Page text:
Entrepreneurial classes cannot stay trapped in an old-fashioned, Arizona reality. Lean startup principles with an application of how to test ideas and start businesses all over the world needs to be where the Walker Center - to use a startup term - pivots. With the advancement of the web and the opening of markets around the world, Thunderbird can be the definitive destination for learning how to build, structure, and execute international entrepreneurial endeavors.
Finance is another area where even when the content is where it should be, its application is not. Understanding global finance without the ability to build actionable models is wasted knowledge. And similar to accounting as discussed above, are the goals of these classes in step with actual teaching and application? Thunderbird can go farther in matching course objectives with content.
Business intelligence classes can also adapt from cold-war tactics to the new ways that people can gather intelligence, such as where a CEO or key executive is checking in on Foursquare or who they follow on Twitter, what job positions your competitors are posting on LinkedIn, or what search terms a competitor is buying on Google or Baidu. More than ever, companies are giving up vast amounts of information. Thunderbird can lead a new directive in global business intelligence.
In order to make make all of the above possible, it will take a concerted effort from the administration to lead, the faculty to inspire, and the students to embrace the challenge.
Now is the time to take bold actions in how to structure a new global curriculum.
Now is the time for Thunderbird’s professors to challenge themselves to produce dynamic, tactical course materials — knowing that such materials will need to be rethought and redone by the next trimester.
Now is the time for Thunderbird students to want the challenge of a rigorous global curriculum. This is, after all, the only that way T-birds will go on to not only demand, but also later create elite global manager positions around the world. It’s not about a pretty resume, which is increasingly meaningless, but demonstrated knowledge with the ability to think, network, and influence.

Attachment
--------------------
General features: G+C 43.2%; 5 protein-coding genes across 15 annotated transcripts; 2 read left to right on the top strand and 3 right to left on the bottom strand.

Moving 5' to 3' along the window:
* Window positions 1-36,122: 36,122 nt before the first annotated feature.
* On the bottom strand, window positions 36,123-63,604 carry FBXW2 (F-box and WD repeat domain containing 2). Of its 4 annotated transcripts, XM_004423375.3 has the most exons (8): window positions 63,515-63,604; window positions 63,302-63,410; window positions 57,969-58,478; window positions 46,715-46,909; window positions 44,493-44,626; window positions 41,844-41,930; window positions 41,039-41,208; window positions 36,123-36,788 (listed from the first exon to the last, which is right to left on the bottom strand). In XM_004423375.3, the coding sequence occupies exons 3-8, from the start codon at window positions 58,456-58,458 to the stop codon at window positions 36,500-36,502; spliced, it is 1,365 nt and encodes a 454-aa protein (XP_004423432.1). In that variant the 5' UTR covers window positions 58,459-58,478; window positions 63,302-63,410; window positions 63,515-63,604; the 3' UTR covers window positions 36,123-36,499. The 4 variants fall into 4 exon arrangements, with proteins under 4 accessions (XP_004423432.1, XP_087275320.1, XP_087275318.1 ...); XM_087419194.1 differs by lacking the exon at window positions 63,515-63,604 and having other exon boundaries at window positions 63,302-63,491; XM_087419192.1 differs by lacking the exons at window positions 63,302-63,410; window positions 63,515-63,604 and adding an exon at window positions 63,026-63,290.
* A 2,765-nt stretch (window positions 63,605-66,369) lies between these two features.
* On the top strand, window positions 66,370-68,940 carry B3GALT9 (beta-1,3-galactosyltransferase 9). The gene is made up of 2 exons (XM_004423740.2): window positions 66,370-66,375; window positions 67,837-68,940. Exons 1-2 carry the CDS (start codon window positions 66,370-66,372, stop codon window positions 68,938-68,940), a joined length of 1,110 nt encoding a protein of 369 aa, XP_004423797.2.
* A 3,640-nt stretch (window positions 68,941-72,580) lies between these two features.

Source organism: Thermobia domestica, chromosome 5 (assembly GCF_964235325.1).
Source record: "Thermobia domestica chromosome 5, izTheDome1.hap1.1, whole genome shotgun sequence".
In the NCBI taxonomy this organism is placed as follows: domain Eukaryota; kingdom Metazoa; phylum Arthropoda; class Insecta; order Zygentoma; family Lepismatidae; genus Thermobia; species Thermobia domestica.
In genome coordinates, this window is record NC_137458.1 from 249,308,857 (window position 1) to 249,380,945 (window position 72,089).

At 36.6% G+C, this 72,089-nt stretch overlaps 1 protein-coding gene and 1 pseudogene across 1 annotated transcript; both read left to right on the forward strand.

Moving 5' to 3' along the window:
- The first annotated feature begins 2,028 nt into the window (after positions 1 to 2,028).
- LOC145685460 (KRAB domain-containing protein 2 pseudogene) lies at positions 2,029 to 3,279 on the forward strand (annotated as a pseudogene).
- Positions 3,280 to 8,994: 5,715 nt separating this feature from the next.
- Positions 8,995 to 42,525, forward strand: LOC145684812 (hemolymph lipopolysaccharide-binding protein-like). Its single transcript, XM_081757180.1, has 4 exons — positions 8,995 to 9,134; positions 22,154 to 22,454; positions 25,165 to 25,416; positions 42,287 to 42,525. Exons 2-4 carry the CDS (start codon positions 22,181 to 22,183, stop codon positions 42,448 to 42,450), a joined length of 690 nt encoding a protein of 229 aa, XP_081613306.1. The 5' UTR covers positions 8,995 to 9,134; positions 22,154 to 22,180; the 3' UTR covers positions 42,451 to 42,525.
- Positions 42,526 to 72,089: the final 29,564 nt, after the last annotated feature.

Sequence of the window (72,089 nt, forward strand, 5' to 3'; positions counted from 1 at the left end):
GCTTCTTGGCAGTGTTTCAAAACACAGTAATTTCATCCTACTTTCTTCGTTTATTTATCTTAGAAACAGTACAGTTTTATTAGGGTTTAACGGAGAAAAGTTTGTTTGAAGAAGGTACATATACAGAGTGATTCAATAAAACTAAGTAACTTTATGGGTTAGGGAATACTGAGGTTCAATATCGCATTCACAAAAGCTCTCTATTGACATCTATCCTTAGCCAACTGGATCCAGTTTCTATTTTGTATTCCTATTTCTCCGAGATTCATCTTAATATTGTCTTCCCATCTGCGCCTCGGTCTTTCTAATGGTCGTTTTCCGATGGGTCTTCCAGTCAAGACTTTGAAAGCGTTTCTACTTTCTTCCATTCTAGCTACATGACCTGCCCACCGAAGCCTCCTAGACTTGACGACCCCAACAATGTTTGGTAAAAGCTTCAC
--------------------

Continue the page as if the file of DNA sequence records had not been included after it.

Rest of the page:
Never before has education been at more of a crossroads. Knowledge is both at a premium as far as demand, but also literally free in terms of supply.
For zero cost, people can take Ivy-league courses - such as gamification from Wharton, model theory from the University of Michigan, or creative mobile app design from the University of London - on Coursera. Udacity has similarly amazing courses, such as the renowned Steve Blank’s Lean Startup class (taught traditionally at Stanford) — for free. For more tactical application and for a few dollars, one can take a Skillshare class on cohort analyst from an expert executive currently practicing marketing.
These new marketplaces for knowledge are fundamentally changing the risk/return of education, which is why innovative teaching practices are needed by Thunderbird. Competition has evolved beyond other traditional business schools to include a new breed of education that offers actionable, ROI expertise for free or not much more.
I write this open letter to Thunderbird and its community as a hopeful alumnus, for I received everything I hoped for and more during my time there. With the changes not only at Thunderbird, but also across the broader education landscape, I hope that Thunderbird will be the disruptor and not the disruptee in this new paradigm.
Thunderbird can do this, and with its unique global alumni base, has the support of a global community to execute this endeavor forthwith.
Jonathan Hegranes, CFA
T-Bird Class of ‘11